How to Market to Gen Z

Marketing to Gen Z: The Digital Natives

By Megan CombsDec 23 /2021

In a time where any given employer could have four generations of people representing their workforce, marketers are also struggling to appeal to each generation with their marketing strategies. In this four-part series, we break down the characteristics of each generation — Baby Boomers, Gen X, Millennials and Gen Z — and discuss their values, buying habits and what not to say in your marketing.

This blog in the series will focus on marketing to Gen Z.

Who is Generation Z?

Gen Z encapsulates those born roughly between 1995 and 2010. They are the first generation of digital natives — meaning they’ve never known life without the internet. According to the U.S. Bureau of Labor Statistics, Gen Z is expected to make up 30% of the U.S. workforce by 2030. Made up of around 68 million people, Gen Z is also the most racially and ethnically diverse generation, clocking in at 52% non-Hispanic whites, according to the Pew Research Center.

What is Generation Z Known For?

Members of Gen Z buck trends and set trends in their own way — most notably their disruption of traditional gender norms. Generation Z gravitates toward gender inclusivity and unisex options. In fact, 77% feel more positive toward brands that promote gender equality on social media.

Some brands have already reacted to this, such as Procter & Gamble. The company removed the Venus symbol (the traditional symbol for the female sex) from its Always line of hygiene products in an effort to be more inclusive for nonbinary and transgender customers.

Generation Z also values individual expression, self-love and authenticity. They don’t respond well to brands that say they value diversity but don’t actually show it. According to research, 7 out of 10 Gen Zers say it is important to defend causes related to identity. They are more interested than previous generations were in human rights, especially in matters related to race and ethnicity, in lesbian, gay, bisexual and transgender issues, and in feminism.

Marketing to Gen Z

Generation Z gravitates toward omnichannel marketing and sales — as digital natives, they expect to be able to consume products and services at any time in any place. 55% of Gen Z use their smartphones for five or more hours a day, and 26% use them for more than 10 hours per day, according to the Pew Research Center.

They are pragmatic and analytical about their purchasing decisions and prefer to buy from companies they consider ethical. The people born into Gen Z also trust a recommendation from friends more than any other review — in other words, word-of-mouth marketing.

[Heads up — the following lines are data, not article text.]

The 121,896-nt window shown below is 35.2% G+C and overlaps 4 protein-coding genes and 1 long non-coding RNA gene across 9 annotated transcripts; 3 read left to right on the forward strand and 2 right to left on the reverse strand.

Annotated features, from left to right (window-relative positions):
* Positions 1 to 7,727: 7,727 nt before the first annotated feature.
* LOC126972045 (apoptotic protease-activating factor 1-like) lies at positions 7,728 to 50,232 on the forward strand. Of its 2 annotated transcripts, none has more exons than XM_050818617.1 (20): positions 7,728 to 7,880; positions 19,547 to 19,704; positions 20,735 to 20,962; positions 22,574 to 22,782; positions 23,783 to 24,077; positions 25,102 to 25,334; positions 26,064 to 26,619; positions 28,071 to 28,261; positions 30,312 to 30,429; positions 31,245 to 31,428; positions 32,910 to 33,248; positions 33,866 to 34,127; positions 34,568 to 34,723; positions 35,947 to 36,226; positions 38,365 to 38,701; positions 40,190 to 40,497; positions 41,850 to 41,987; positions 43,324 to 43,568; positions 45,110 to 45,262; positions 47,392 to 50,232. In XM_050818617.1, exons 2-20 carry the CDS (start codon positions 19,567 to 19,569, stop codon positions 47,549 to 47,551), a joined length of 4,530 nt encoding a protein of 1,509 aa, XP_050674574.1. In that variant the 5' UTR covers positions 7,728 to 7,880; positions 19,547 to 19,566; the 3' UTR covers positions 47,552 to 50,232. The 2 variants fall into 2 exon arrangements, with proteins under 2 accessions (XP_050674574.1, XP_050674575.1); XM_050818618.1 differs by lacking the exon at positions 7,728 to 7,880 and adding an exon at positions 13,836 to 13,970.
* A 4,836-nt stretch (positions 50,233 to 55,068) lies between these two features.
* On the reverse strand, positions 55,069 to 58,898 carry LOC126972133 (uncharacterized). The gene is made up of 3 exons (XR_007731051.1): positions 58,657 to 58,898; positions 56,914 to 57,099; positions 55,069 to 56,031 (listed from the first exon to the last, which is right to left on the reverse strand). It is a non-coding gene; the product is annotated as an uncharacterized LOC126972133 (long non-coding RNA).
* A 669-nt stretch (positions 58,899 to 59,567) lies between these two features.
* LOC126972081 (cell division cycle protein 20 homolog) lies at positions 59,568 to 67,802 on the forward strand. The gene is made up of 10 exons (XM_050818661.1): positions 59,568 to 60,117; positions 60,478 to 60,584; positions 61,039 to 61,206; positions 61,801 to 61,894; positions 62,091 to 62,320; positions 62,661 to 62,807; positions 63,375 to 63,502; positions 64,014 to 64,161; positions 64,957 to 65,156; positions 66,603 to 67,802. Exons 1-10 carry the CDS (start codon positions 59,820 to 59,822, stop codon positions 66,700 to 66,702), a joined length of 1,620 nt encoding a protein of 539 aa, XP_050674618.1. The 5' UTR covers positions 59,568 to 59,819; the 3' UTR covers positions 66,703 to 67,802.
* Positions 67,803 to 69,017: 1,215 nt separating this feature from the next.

Gen Z Marketing Dos:

  • Highlight individuality in the use of a product or service
  • Present products as neither male or female
  • Take a stand and make sure your company ideals permeate the entire stakeholder system, not just meaningless social media posts
  • Prove your sustainability efforts
  • Include more diversity in advertisements
  • Embrace social channels, especially Instagram and YouTube
  • Harness the power of influencers
  • Create short-form video content


Gen Z Marketing Don’ts:

  • Inundate them with blatant ads — they find them disruptive
  • Use their data in ways that aren’t disclosed in a very straightforward manner
  • Force diversity in marketing efforts if you don’t also embrace it within your company
  • Use labels that aren’t inclusive
  • Avoid taking a stand to avoid controversy
  • Be afraid to showcase your sense of humor

Marketing to Different Generations

Inclusivity in marketing doesn’t stop at what a person looks like. You have to consider their whole identity, what makes them tick and what influences their purchasing behaviors. The things that resonate with the Millenials may not move the needle for the younger people of Gen Z.

Check out the other blogs in this series:

Marketing to Baby Boomers
Marketing to Gen X
Marketing to Millennials

Not sure how to parse the generations that make up your buyer personas? Kuno Creative has a team of experts ready to help segment your audience and boost your bottom line.

5 Secrets Revealed

Megan Combs
The Author

Megan Combs

Megan provides copyediting and macro editing recommendations across Kuno. Previously, she was a top content marketer at Vendome Healthcare Media, where she helped clients translate their brand promises into strategic digital and social media messages. She also served as a content creator and editor at AOL’s